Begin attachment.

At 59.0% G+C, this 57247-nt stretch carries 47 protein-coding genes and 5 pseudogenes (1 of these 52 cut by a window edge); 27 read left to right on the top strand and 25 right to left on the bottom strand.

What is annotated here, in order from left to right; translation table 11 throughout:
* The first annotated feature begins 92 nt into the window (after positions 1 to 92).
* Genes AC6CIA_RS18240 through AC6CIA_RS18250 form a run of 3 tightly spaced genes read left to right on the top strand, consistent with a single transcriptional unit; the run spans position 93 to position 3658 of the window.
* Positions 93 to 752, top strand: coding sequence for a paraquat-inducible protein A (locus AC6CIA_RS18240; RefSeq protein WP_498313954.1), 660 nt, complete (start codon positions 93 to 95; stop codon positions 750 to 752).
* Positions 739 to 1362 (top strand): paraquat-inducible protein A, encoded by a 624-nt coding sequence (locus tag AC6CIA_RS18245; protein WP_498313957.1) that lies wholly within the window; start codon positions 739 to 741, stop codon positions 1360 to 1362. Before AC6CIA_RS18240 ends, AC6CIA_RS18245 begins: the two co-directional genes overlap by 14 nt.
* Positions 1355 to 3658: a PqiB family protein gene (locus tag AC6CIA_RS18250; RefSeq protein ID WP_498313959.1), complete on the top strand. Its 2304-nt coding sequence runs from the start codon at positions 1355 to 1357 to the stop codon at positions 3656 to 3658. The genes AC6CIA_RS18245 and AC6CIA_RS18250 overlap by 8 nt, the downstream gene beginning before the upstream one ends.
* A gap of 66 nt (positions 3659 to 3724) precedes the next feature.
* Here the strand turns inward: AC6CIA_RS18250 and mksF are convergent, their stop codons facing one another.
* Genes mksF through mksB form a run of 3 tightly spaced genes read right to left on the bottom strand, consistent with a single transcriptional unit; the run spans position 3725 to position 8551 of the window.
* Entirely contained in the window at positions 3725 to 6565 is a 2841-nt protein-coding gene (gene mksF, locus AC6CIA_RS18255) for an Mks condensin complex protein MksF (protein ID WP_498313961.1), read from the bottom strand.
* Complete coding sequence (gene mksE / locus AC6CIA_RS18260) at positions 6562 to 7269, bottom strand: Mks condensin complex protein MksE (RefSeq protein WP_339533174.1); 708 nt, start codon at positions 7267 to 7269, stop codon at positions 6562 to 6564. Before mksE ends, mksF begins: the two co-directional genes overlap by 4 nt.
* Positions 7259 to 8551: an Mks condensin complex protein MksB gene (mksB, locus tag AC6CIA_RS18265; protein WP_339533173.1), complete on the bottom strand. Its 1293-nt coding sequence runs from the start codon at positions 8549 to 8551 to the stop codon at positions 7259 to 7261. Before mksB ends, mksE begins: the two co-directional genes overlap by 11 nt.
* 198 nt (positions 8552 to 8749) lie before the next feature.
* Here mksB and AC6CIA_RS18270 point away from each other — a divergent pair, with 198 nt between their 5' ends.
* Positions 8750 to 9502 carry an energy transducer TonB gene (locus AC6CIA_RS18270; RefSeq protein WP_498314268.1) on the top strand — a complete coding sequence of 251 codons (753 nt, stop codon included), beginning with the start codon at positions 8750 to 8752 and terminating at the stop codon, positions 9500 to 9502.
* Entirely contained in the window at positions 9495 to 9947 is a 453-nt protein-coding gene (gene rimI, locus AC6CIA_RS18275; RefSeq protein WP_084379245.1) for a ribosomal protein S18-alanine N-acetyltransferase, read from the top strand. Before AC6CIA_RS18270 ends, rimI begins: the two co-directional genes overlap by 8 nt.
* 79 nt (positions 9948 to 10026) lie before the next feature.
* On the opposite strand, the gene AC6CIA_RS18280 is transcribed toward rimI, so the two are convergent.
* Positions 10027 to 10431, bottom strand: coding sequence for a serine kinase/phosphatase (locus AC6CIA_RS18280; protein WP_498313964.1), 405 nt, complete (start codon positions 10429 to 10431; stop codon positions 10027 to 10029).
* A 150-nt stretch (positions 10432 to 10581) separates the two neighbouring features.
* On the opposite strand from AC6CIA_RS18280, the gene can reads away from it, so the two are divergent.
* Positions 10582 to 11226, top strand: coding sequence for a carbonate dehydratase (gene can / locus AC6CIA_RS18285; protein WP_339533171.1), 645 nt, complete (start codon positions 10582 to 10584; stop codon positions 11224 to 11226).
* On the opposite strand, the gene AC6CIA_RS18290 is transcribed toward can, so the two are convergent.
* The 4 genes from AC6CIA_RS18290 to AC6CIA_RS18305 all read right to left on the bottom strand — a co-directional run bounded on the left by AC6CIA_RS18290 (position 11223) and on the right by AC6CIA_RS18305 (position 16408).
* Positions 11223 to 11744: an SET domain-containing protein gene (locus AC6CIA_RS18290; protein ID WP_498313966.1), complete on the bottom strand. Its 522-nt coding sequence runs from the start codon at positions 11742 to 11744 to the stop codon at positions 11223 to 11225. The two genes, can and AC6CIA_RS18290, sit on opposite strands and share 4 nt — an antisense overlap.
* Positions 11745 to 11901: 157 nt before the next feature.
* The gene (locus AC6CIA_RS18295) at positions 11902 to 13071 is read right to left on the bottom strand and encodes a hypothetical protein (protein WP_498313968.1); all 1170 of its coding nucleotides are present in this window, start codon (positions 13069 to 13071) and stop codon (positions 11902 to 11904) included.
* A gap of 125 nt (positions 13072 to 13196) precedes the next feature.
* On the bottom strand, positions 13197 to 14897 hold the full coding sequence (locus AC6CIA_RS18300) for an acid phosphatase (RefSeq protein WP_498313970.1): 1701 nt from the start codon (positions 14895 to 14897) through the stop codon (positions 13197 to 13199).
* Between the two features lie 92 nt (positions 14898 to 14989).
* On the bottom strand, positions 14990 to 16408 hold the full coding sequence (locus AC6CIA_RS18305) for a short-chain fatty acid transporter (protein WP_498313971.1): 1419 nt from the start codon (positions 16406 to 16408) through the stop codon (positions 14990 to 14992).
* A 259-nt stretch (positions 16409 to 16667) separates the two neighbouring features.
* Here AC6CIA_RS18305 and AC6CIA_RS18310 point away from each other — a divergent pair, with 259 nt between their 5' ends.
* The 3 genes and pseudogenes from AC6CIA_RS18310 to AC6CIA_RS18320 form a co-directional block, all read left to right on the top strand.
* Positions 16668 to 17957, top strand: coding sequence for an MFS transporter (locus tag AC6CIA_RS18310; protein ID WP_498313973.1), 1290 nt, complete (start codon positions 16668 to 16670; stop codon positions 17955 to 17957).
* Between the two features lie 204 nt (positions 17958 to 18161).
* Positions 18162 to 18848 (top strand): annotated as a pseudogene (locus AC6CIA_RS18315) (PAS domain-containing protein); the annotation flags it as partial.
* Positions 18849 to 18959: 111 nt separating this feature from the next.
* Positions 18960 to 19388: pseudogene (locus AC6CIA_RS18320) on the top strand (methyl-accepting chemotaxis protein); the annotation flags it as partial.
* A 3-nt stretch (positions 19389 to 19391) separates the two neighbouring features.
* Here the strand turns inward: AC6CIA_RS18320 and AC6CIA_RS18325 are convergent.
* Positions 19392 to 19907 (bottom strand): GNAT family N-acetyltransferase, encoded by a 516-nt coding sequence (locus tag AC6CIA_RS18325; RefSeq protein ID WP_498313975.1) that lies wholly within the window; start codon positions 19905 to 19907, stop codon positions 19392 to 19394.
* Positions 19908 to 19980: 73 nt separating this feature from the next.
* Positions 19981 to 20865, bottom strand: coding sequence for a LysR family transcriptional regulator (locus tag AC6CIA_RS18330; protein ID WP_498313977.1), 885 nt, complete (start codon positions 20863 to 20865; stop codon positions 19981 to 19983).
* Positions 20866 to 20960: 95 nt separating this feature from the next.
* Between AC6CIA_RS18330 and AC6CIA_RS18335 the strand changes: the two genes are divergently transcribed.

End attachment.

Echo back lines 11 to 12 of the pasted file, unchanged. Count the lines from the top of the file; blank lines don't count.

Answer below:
* Entirely contained in the window at positions 3725 to 6565 is a 2841-nt protein-coding gene (gene mksF, locus AC6CIA_RS18255) for an Mks condensin complex protein MksF (protein ID WP_498313961.1), read from the bottom strand.
* Complete coding sequence (gene mksE / locus AC6CIA_RS18260) at positions 6562 to 7269, bottom strand: Mks condensin complex protein MksE (RefSeq protein WP_339533174.1); 708 nt, start codon at positions 7267 to 7269, stop codon at positions 6562 to 6564. Before mksE ends, mksF begins: the two co-directional genes overlap by 4 nt.